Major Symantec breach highlights risks of running old software

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Symantec says it has fewer than 50,000 users of pcAnywhere, a remote-access program that has been around for decades. It now says, for safety’s sake, those users should pull the plug. Immediately.

 

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PCAnywhere was ancient in June 1996, when Symantec shipped pcAnywhere 7.5 for Windows 95 and Windows NT Workstation 4.0. That’s the oldest press release I can find online, and it’s introducing version 7.5. The product already had seven releases at the dawn of the Windows era. And the software industry didn’t run at Internet speed back then.

People are still using versions even older than that. I am pretty sure the MS-DOS version of the remote-access program goes back to the late 1980s. And yet I found a support request on Symantec’s forums from May 2010—less than two years ago—from someone who needed to connect to a computer running MS-DOS 6.22 and PC Anywhere 5.0 for DOS.

This was well into the 21st Century.

pcAnywhere version 12.0 shipped in 2006. It’s had incremental releases since then, but Symantec hasn’t found any of those events important enough to issue a press release.

Let’s paint this picture in stark black and white: This is a six-year-old software program, built on decades of legacy code written in pre-Internet days, that is now in maintenance mode. Or, if you prefer, on life support.

And now Symantec is urging its users to pull the plug, at least temporarily. The company revealed the gory details this morning not in a press release, but in a 10-page white paper (PDF):

Upon investigation of the claims made by Anonymous regarding source code disclosure, Symantec believes that the disclosure was the result of a theft of source code that occurred in 2006. We believe that source code for the 2006-era versions of the following products was exposed: Norton Antivirus Corporate Edition; Norton Internet Security; Norton SystemWorks (Norton Utilities and Norton GoBack); and pcAnywhere.

I wouldn’t be worried about those antivirus and security programs. They have been regularly updated and heavily rearchitected since 2006, with significant upgrades every year. But pcAnywhere has been in maintenance mode, a forgotten product.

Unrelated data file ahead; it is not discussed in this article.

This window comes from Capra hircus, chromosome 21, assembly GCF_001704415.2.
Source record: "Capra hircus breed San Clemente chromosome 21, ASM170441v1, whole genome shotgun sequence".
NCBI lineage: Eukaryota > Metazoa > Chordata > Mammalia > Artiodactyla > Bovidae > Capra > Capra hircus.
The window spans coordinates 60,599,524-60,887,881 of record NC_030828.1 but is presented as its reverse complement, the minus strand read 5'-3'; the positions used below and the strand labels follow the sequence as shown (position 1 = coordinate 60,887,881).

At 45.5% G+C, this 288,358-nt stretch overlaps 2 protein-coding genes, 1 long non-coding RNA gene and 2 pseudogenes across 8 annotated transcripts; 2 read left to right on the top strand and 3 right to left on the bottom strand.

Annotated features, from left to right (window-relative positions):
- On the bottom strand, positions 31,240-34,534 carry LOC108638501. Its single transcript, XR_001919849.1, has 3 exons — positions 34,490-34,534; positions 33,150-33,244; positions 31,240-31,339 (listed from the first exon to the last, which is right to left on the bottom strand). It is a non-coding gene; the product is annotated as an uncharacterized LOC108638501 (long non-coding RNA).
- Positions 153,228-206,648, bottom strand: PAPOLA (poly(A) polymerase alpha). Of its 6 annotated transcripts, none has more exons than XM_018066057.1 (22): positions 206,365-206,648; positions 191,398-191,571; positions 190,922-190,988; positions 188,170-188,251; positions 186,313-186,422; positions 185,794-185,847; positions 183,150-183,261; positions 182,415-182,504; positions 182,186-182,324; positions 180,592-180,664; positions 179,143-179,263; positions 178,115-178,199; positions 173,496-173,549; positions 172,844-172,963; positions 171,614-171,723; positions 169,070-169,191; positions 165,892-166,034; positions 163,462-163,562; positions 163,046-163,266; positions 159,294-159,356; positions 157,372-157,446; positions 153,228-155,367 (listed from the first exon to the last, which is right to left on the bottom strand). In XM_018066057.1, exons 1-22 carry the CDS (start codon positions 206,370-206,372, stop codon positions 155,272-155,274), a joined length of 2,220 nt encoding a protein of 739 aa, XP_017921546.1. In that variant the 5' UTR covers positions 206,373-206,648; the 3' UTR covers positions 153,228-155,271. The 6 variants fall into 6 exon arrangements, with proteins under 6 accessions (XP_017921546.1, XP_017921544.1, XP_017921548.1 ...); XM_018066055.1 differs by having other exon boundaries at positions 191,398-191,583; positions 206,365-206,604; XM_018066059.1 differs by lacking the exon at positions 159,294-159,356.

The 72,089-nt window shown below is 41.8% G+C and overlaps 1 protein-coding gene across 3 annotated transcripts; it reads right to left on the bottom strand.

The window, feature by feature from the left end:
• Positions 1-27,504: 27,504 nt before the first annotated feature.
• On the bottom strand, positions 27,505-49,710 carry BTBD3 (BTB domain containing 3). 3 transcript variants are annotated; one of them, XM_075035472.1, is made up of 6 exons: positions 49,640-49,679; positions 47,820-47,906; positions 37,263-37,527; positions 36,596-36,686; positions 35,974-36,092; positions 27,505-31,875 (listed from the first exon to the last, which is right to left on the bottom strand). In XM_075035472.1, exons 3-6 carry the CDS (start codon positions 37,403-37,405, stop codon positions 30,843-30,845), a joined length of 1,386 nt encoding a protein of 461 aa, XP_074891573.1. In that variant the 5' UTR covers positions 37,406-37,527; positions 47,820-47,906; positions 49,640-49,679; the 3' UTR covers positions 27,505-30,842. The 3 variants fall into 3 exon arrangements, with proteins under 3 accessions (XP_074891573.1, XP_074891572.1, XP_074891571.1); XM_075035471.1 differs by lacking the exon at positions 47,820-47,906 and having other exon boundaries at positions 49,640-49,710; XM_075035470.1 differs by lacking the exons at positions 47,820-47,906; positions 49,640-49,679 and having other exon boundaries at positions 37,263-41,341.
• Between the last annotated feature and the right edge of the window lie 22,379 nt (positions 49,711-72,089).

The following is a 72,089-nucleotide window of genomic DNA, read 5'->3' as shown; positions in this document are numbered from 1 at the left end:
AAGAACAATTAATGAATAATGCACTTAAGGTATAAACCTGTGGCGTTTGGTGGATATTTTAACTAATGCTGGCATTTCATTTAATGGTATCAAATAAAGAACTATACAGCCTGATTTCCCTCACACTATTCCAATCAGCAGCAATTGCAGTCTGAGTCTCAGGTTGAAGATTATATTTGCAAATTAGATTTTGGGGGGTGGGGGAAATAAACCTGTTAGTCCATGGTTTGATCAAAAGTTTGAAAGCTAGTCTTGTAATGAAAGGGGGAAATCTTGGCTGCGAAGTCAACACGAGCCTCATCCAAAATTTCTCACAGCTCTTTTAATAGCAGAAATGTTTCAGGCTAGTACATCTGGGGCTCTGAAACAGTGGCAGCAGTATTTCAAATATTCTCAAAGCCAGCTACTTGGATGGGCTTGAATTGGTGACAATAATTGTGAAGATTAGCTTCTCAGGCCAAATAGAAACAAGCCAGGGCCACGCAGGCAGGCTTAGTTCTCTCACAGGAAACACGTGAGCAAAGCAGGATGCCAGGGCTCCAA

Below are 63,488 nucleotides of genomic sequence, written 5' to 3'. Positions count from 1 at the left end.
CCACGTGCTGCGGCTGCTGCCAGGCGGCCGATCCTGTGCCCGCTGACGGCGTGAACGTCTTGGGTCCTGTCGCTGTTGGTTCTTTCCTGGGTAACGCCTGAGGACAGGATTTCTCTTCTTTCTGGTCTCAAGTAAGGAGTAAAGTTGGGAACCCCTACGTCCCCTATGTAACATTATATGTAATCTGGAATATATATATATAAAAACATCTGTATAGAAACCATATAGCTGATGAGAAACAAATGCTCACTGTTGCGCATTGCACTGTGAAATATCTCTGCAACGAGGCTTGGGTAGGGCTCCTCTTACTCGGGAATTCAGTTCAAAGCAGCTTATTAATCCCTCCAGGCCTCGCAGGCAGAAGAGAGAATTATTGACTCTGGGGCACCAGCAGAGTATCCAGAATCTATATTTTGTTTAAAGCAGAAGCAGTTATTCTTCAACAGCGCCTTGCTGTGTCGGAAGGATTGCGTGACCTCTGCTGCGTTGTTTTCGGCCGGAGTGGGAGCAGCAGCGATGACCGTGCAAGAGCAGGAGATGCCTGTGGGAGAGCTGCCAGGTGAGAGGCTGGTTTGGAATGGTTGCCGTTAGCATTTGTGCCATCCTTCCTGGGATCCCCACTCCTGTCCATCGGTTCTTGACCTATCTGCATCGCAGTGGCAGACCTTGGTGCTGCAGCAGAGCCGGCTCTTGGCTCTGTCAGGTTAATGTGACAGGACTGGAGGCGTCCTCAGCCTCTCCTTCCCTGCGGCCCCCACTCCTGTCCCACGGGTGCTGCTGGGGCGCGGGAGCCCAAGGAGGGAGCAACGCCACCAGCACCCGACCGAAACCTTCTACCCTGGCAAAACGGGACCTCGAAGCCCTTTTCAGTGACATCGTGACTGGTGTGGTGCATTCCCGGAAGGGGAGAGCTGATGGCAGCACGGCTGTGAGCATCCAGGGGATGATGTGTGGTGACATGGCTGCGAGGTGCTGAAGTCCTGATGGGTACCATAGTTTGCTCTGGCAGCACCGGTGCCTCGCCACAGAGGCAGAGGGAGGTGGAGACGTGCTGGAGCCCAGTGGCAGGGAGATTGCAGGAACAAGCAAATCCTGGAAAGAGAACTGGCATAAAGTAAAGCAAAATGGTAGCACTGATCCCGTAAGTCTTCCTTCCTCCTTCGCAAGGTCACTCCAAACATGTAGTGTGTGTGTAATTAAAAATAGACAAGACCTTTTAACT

Symantec says fewer than 50,000 people are still using pcAnywhere. And now the company says, in no uncertain terms, they should stop:

With this incident pcAnywhere customers have increased risk. Malicious users with access to the source code have an increased ability to identify vulnerabilities and build new exploits. Additionally, customers that are not following general security best practices are susceptible to man-in-the-middle attacks which can reveal authentication and session information. General security best practices include endpoint, network, remote access, and physical security, as well as configuring pcAnywhere in a way that minimizes potential risks.

At this time, Symantec recommends disabling the product until Symantec releases a final set of software updates that resolve currently known vulnerability risks. For customers that require pcAnywhere for business critical purposes, it is recommended that customers understand the current risks, ensure pcAnywhere 12.5 is installed, apply all relevant patches as they are released, and follow the general security best practices discussed herein. [emphasis added]

I am not sure I have ever heard of a company advising its customers to stop using a product completely because it was too dangerous. But apparently the risk with pcAnywhere is so great that this is the only sane option.

There are many, many modern alternatives to allow secure external access to your business network or your home PC. If you’ve been hanging on to pcAnywhere, you’re now officially out of excuses to switch.

Update: Reached for comment, a Symantec spokesperson replied vie e-mail with a statement that repeated, almost word for word, the advice contained in the white-paper advisory. The spokesperson also referred customers to a Symantec site that hosts information on the breach: